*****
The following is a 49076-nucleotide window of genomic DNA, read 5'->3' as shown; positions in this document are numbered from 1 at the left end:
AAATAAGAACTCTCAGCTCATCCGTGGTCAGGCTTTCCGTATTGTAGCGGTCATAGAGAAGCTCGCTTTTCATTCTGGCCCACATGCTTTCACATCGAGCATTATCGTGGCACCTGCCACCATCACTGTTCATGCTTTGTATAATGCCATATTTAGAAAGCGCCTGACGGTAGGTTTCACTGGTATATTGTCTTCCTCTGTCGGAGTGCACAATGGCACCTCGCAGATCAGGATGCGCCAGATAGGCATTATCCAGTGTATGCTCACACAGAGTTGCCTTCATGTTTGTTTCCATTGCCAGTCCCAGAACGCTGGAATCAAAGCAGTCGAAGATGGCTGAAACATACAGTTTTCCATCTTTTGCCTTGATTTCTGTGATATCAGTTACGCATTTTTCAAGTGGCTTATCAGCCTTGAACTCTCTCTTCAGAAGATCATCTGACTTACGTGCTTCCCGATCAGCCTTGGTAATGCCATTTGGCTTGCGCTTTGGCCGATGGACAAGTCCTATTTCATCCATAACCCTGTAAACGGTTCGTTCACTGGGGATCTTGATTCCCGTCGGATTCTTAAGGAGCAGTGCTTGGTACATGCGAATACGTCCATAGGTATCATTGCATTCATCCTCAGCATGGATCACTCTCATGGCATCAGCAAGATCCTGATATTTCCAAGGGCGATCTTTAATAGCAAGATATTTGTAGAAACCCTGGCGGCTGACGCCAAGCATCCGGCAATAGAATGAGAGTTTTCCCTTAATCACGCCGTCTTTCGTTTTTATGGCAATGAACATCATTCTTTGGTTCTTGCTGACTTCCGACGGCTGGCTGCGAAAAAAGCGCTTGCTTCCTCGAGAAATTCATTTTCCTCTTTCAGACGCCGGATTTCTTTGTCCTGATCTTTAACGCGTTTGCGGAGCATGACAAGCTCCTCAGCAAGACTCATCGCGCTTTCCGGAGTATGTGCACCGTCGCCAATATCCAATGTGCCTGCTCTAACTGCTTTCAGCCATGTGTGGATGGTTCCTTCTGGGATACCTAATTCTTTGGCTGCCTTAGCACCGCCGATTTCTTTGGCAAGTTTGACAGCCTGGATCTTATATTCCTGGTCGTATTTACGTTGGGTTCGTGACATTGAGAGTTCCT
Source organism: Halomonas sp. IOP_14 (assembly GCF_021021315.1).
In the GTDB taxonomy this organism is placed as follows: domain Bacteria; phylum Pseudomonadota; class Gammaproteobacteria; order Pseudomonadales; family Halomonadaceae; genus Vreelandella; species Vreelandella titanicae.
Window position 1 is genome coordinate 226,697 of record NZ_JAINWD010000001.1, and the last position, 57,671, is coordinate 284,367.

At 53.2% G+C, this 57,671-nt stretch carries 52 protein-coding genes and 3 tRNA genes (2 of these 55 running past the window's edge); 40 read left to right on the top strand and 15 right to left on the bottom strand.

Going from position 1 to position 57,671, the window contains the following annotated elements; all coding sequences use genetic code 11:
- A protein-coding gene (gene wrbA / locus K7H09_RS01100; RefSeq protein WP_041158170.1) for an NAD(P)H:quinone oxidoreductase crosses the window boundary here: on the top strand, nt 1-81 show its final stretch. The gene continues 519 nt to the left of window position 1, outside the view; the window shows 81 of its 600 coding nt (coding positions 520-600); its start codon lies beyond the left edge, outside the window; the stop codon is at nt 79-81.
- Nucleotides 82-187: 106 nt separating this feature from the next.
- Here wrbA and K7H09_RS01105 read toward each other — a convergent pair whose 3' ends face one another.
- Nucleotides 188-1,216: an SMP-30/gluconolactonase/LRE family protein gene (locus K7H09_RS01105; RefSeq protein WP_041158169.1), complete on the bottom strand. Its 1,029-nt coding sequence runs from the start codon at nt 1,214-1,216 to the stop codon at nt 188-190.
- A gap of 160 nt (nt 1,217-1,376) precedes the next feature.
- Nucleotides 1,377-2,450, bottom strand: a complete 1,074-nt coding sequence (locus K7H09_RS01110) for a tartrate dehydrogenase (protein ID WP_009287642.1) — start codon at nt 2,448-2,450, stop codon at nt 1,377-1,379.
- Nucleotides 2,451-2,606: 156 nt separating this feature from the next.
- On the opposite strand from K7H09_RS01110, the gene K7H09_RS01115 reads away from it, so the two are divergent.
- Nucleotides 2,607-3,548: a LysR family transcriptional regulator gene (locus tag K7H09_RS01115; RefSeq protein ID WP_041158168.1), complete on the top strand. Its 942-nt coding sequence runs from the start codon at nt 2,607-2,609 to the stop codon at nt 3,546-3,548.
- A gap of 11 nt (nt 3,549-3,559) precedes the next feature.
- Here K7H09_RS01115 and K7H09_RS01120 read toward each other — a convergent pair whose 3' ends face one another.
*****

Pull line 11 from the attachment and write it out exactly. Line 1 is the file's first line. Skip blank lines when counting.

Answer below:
- Nucleotides 188-1,216: an SMP-30/gluconolactonase/LRE family protein gene (locus K7H09_RS01105; RefSeq protein WP_041158169.1), complete on the bottom strand. Its 1,029-nt coding sequence runs from the start codon at nt 1,214-1,216 to the stop codon at nt 188-190.